The Combat chapter is revised and sent off. I'm still working on the Materialism chapter, but the beta-text is revised to fit the newest iteration. I'm also fixing copy errors as I find them (thanks proofreaders!), but I'm probably creating as many new ones as I fix.

Deleting and changing stuff is easy; adding stuff slows the process down. New rules need testing, of course, but increasingly less so as the process goes on and you learn the quirks of your own system. The difficult part is working those new rules into the larger outline: do they fit best under another heading or require their own section. If it's the latter, where does that section fit in the order? How does it fit into the hierarchy of importance that a style guide locks you into?

A lot of my writing time went into rules for selling excess gear (a ubiquitous demand from playtesters) and completely rewriting the rules for Haul and Refresh. I also had to add a section on Weird Damage (suffocation, falling, etc) to Combat before I sent it off. That was strange to write; I'm not sure I've ever used such rules, as written, in any system I've ever run. The stakes are always so high when rules like that come into play, and they're such outliers that stuff like poison damage is always hard to find. I usually just make something up to keep the game moving. I certainly hope players of Red Markets do the same, but you can't put yourself in the book to run games for everyone that buys it. Some folks want a deeper investment in system mastery, I suppose, and the game is crunchy enough to justify it.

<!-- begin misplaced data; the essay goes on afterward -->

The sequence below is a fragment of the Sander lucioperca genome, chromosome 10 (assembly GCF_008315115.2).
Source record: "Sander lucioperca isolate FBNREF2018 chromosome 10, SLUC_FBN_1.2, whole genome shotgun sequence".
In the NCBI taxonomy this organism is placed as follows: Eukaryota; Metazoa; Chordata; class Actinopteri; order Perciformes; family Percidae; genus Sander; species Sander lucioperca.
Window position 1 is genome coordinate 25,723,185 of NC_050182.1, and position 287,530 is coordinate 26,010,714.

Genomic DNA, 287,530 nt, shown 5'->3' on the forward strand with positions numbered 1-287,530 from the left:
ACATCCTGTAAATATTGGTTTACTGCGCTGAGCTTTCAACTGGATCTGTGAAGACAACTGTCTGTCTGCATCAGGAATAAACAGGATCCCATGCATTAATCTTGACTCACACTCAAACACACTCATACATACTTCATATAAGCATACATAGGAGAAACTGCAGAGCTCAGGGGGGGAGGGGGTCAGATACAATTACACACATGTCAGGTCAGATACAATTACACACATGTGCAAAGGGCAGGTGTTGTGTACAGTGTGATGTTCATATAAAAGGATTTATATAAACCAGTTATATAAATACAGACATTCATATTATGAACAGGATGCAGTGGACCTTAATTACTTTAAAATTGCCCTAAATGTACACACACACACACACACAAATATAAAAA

I've still got to add in vehicle rules, but that's taking longer than expected. The section needs to be short, but it also can't integrate entirely into the rest of the gear list like I'd initially hoped. That means writing a separate set of conditions for vehicles altogether, but one short enough to prevent a chapter that's already the largest in the book from becoming unwieldy. Couple these concerns with the fact that I've never read a set of vehicle rules I actually liked, and it makes for slow going.

If you're wondering what this struggle looks like, imagine me typing angrily while repeating "I will not remake Autoduel. I will not remake Autoduel. I will not remake Autoduel..."

I'm also busy with the usual logistical stuff: art direction (though a minimum because my artists are on point), licensing, pricing, playtesting, promotion, etc. At the pace I'm going, we'll make the current schedule, but it's going to be a grind. It always is, I guess, but there comes a point where you realize exactly how much is left to do. You feel it in very human terms -- hours spent alone without friends or family, invitations turned down, bleary eyes burned by computer screens, the feeling of looking at your words and hating them -- and that's the point I imagine most people stop. It's a crushing realization, and I'm glad I had it before on other projects. It's easier to overcome once you know you can overcome it.

So that's where we're at. Once the current chapter is done, I'll move to the top of the book and start marching revisions down the page. Then I need to get a website cooking and ready to go once we get some graphic design elements to establish a look. I imagine backers are going to want a better track-out link on the Kickstarter updates besides this janky blog.

I'll keep you updated if you keep my accountable. Thanks for the continued time and attention!